Nearly eight in 10 parents are outraged that the U.S. has no federal paid family leave laws for new moms and dads, our recent poll found. 

Our survey of 2,000 parents of children 0 to 18 examined how paid family leave affects their lives. It found that 72% believe the government has no idea what it means to raise a family while living paycheck to paycheck.

President Joe Biden’s Build Back Better bill – which proposes four weeks of paid time off for parents, among other measures such as climate change and healthcare – is currently stalled in Congress. 

But on Jan. 19, Biden said during a press conference, “I’m confident we can get pieces, big chunks of the Build Back Better law signed into law.” It’s unclear whether that will include paid family leave. 

Even if paid family leave is salvaged within the bill, 75% agree that four weeks is not enough time to raise a newborn or recover from a pregnancy. 

Twenty-eight percent believe new parents should receive at least 11 to 20 weeks of paid leave to adjust to parenthood, and 22% think 21 to 30 weeks is a more appropriate time frame for new moms and dads. 

How does the U.S. compare to other countries?

The U.S. ranked last on the list of 41 nations that mandate paid leave to new parents, according to a 2019 Pew Research Center study. Estonia offers more than 80 weeks of paid leave, and other countries, such as Bulgaria, Hungary, Japan and Lithuania, provide parents with over a year’s worth of paid time off. 

Six in 10 respondents (62%) said they’re aware that the U.S. is one of six countries that doesn’t offer paid family leave for parents on a national level.

Ruth Milkman, a professor of labor studies and sociology at the City University of New York:

“The U.S. is the only wealthy country in the world where this is the case – in fact, most developing countries have better policies than we do. The reasons are complex but strikingly parallel to the situation with national health insurance. The Affordable Care Act is a start on this but it does not provide universal coverage. All other rich countries do so.”

“I agree that four weeks is not ideal, but it certainly is better than zero,” she continued. “Sadly though, the prospects of Build Back Better becoming law appear to be slim in any case.”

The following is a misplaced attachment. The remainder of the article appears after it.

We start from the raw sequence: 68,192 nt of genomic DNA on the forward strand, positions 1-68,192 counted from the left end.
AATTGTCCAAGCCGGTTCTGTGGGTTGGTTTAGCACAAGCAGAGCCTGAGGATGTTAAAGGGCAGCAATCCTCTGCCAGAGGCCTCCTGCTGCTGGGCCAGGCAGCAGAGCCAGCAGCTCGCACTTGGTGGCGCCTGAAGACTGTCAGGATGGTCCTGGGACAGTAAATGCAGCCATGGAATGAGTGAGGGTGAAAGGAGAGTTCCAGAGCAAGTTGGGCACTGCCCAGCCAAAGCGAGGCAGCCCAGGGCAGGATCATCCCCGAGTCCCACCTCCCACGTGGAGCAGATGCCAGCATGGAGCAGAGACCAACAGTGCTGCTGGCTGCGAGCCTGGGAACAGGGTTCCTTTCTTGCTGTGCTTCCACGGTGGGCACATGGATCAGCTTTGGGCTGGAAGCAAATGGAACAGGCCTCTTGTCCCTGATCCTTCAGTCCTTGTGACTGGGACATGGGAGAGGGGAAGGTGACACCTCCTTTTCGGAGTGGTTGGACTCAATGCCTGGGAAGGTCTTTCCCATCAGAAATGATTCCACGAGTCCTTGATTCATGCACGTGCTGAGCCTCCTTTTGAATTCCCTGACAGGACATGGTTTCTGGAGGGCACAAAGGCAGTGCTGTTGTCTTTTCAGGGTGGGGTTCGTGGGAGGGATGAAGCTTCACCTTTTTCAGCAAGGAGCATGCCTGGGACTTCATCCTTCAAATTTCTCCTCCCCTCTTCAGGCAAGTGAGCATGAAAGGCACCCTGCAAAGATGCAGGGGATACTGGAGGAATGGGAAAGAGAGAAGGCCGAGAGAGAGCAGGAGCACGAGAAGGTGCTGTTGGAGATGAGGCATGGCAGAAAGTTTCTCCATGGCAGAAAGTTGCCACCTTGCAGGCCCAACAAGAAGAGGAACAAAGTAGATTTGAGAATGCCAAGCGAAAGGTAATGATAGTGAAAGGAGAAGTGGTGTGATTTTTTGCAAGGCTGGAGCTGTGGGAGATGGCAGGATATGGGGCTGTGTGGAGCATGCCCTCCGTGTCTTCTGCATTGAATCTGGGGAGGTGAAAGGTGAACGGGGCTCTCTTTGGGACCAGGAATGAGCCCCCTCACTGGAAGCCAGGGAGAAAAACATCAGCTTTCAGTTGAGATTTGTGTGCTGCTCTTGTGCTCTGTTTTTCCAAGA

What do employers offer?

More than six in 10 working parents (62%) said their employers offer paid maternity/paternity leave, but 30% don’t have that benefit. And over half (56%) also have access to childcare benefits from their job, while 35% do not. 

When it came to taking time off to care for their first child,

  • 14% said the most paid time off their employers offered them was only four weeks
  • 11% saying they had six weeks of paid parental leave
  • 4% got up to 10 weeks.

After having their first child,

  • 77% said they felt pressured to return to work immediately because they feared losing their job
  • 73% felt pressured to return because they were afraid they couldn’t make ends meet at home.

That may be why,

  • 72% of parents feel they have to choose between raising their children and earning a paycheck
  • 69% admitted the lack of national paid family leave in the U.S. has made them rethink whether or not they want to have more children.

Most Americans don’t have access to paid family leave

According to a U.S. Bureau of Labor Statistics report, 89% of private industry workers and the same percentage of civilian workers didn’t have paid family leave as of March 2021. 

However, some states such as New York, New Jersey, California, and the District of Columbia have enacted their own laws to provide parents with paid family leave.

OnePoll infographic: 8 in 10 outraged by no federal paid family leave law

Nearly two-thirds (65%) of parents shared they’ve considered moving to another state that offers those benefits on a state level.

Milkman noted that except in the few states that have state paid family leave programs, workers only have access to paid leave if their employers provide it.

“Employers do so primarily for managerial and professional workers, while low-wage workers have access to paid leave much less often,” she said. “Those without [paid family leave] access are forced to choose between the well-being of their children and their incomes. Many risk being fired if they put their families first.”

This OnePoll online survey was conducted on January 14th 2022, with 2,000 parents of children 0-18. As members of AAPOR – the American Association for Public Opinion Research, OnePoll researchers adhere to the principles and actions set out in the AAPOR Code.